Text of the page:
Over the geographic area of a CU, variations in habitat type and quality may result in differences in salmon productivity. Such differences in nature mean that not all populations within a CU are likely to be maintained at equal levels of production or chance of loss. Maintaining CUs requires protecting populations and demes, but not necessarily all of them, all of the time. As long as networks of connected demes and streams within CUs are maintained, any loss of a localized spawning group should be temporary. Maintaining healthy abundances within CUs requires sufficient spawning salmon to recolonize depleted spawning areas and protection of fish habitat to support production and provide connection between localized spawning groups. While salmon from neighboring demes or populations are unlikely to be genetically identical to those lost, they are likely to be most similar genetically and share many adaptive traits. Such localized losses, whether due to natural events or human activities, would not result in extirpation of the CU.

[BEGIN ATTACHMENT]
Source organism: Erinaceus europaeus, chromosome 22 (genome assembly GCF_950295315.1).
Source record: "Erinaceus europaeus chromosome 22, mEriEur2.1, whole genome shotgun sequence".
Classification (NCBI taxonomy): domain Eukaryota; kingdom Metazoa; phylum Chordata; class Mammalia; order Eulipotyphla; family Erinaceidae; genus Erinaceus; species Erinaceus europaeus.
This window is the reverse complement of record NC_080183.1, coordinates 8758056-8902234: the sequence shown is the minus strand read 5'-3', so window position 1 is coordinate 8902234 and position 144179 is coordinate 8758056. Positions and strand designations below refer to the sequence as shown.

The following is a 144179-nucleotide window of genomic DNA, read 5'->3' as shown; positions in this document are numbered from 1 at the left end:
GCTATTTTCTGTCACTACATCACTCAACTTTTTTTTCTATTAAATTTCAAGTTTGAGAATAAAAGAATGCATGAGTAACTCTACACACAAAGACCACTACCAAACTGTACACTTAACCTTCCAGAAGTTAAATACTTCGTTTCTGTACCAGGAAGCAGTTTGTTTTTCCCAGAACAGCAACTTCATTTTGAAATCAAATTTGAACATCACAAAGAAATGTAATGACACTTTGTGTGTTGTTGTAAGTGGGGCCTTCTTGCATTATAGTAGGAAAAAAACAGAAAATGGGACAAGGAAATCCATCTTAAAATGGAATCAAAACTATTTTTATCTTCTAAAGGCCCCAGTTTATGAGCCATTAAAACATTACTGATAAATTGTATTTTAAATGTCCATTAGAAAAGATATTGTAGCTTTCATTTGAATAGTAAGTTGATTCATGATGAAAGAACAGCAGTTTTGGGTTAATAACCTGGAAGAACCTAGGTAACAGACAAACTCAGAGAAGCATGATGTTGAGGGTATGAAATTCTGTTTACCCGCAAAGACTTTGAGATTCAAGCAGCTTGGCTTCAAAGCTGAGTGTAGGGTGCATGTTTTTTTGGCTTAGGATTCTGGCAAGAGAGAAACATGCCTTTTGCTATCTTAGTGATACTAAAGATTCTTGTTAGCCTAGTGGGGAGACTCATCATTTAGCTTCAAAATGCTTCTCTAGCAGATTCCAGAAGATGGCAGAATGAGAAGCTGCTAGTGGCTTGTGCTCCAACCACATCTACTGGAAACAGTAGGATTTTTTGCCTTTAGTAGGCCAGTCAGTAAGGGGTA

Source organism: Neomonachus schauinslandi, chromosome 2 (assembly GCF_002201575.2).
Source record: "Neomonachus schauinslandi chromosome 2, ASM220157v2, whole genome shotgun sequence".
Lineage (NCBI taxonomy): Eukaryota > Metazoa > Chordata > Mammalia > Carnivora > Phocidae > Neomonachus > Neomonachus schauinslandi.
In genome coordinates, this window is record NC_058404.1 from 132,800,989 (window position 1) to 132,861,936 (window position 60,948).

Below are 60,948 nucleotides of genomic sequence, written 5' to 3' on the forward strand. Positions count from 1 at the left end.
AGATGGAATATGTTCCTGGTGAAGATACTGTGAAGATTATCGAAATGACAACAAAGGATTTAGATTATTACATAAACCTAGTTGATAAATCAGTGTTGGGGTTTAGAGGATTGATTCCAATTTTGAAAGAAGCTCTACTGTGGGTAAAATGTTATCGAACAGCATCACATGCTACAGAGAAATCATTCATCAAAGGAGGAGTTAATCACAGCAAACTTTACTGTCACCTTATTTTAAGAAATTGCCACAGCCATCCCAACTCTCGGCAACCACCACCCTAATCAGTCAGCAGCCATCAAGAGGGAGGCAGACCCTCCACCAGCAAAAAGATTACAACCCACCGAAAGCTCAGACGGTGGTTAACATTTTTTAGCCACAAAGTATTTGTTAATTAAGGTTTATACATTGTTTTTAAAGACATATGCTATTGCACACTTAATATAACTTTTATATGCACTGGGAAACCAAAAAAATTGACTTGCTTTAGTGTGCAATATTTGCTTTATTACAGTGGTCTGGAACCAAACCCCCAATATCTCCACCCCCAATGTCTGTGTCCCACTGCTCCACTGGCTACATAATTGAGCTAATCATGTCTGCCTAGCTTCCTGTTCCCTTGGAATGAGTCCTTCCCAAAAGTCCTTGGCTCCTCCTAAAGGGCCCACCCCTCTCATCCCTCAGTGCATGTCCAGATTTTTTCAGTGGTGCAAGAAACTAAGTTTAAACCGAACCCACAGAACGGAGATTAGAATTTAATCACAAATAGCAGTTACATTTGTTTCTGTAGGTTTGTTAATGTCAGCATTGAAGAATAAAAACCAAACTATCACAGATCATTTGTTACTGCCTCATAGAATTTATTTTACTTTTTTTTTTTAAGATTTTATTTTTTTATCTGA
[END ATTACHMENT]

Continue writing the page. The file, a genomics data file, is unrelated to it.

Total success in safeguarding the genetic diversity of wild Pacific salmon would imply preserving all populations and CUs. Action Steps in the WSP are prescribed to maintain CUs to the fullest extent possible, but there will likely be circumstances when losses of wild salmon are unavoidable. Catastrophic events are beyond human control and the Department may not be able to restore habitat or spawning demes damaged by such events. The rate of climate change in an area may exceed the ability of some salmon populations to adjust. While it is the clear intent of this policy to prevent losses resulting from management and use, it is unrealistic in natural environments to expect all losses can be avoided.

The population structure of wild salmon